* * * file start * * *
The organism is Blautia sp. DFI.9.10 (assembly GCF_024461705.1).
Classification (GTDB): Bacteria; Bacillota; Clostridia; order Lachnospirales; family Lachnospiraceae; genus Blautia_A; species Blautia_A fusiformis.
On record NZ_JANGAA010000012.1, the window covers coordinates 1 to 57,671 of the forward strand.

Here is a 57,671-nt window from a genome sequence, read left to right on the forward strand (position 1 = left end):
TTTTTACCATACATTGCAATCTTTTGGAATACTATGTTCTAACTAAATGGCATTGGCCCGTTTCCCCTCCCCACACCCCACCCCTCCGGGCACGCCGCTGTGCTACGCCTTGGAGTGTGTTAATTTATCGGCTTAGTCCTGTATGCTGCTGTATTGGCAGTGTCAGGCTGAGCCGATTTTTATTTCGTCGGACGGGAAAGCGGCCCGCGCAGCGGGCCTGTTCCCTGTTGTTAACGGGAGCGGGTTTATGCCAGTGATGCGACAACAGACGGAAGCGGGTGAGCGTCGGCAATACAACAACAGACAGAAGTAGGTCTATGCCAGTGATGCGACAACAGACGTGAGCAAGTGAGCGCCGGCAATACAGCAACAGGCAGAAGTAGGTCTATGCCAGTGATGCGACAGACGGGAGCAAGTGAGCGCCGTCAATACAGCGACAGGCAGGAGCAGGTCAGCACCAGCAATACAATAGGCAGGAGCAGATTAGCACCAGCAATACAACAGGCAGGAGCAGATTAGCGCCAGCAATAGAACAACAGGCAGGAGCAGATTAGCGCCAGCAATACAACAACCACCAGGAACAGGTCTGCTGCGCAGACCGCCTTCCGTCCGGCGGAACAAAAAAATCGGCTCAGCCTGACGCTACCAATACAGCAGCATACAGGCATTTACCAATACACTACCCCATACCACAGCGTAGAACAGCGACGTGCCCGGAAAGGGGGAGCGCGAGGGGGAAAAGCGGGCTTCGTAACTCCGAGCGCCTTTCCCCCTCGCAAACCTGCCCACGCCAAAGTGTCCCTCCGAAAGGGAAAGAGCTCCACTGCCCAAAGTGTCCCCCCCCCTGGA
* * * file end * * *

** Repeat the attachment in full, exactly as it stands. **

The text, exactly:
The organism is Blautia sp. DFI.9.10 (assembly GCF_024461705.1).
Classification (GTDB): Bacteria; Bacillota; Clostridia; order Lachnospirales; family Lachnospiraceae; genus Blautia_A; species Blautia_A fusiformis.
On record NZ_JANGAA010000012.1, the window covers coordinates 1 to 57,671 of the forward strand.

Here is a 57,671-nt window from a genome sequence, read left to right on the forward strand (position 1 = left end):
TTTTTACCATACATTGCAATCTTTTGGAATACTATGTTCTAACTAAATGGCATTGGCCCGTTTCCCCTCCCCACACCCCACCCCTCCGGGCACGCCGCTGTGCTACGCCTTGGAGTGTGTTAATTTATCGGCTTAGTCCTGTATGCTGCTGTATTGGCAGTGTCAGGCTGAGCCGATTTTTATTTCGTCGGACGGGAAAGCGGCCCGCGCAGCGGGCCTGTTCCCTGTTGTTAACGGGAGCGGGTTTATGCCAGTGATGCGACAACAGACGGAAGCGGGTGAGCGTCGGCAATACAACAACAGACAGAAGTAGGTCTATGCCAGTGATGCGACAACAGACGTGAGCAAGTGAGCGCCGGCAATACAGCAACAGGCAGAAGTAGGTCTATGCCAGTGATGCGACAGACGGGAGCAAGTGAGCGCCGTCAATACAGCGACAGGCAGGAGCAGGTCAGCACCAGCAATACAATAGGCAGGAGCAGATTAGCACCAGCAATACAACAGGCAGGAGCAGATTAGCGCCAGCAATAGAACAACAGGCAGGAGCAGATTAGCGCCAGCAATACAACAACCACCAGGAACAGGTCTGCTGCGCAGACCGCCTTCCGTCCGGCGGAACAAAAAAATCGGCTCAGCCTGACGCTACCAATACAGCAGCATACAGGCATTTACCAATACACTACCCCATACCACAGCGTAGAACAGCGACGTGCCCGGAAAGGGGGAGCGCGAGGGGGAAAAGCGGGCTTCGTAACTCCGAGCGCCTTTCCCCCTCGCAAACCTGCCCACGCCAAAGTGTCCCTCCGAAAGGGAAAGAGCTCCACTGCCCAAAGTGTCCCCCCCCCTGGA